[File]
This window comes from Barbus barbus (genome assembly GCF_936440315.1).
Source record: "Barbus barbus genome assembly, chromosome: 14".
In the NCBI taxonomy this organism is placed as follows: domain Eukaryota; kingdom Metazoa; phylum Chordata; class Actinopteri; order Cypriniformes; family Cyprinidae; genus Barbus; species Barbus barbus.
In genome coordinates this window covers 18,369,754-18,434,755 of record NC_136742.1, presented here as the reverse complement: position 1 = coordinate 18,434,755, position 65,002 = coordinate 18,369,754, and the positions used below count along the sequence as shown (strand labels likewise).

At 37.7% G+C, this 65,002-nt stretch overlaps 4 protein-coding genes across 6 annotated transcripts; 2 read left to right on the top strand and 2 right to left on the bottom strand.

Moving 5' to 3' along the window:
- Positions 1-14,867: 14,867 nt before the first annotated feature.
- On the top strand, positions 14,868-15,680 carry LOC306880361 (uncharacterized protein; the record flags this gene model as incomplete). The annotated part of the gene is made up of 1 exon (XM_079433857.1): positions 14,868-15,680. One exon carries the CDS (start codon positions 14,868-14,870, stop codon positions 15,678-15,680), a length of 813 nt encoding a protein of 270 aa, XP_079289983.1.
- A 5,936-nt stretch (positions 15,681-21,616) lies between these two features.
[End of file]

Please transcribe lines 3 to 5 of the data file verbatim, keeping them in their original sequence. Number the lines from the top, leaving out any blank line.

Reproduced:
In the NCBI taxonomy this organism is placed as follows: domain Eukaryota; kingdom Metazoa; phylum Chordata; class Actinopteri; order Cypriniformes; family Cyprinidae; genus Barbus; species Barbus barbus.
In genome coordinates this window covers 18,369,754-18,434,755 of record NC_136742.1, presented here as the reverse complement: position 1 = coordinate 18,434,755, position 65,002 = coordinate 18,369,754, and the positions used below count along the sequence as shown (strand labels likewise).

At 37.7% G+C, this 65,002-nt stretch overlaps 4 protein-coding genes across 6 annotated transcripts; 2 read left to right on the top strand and 2 right to left on the bottom strand.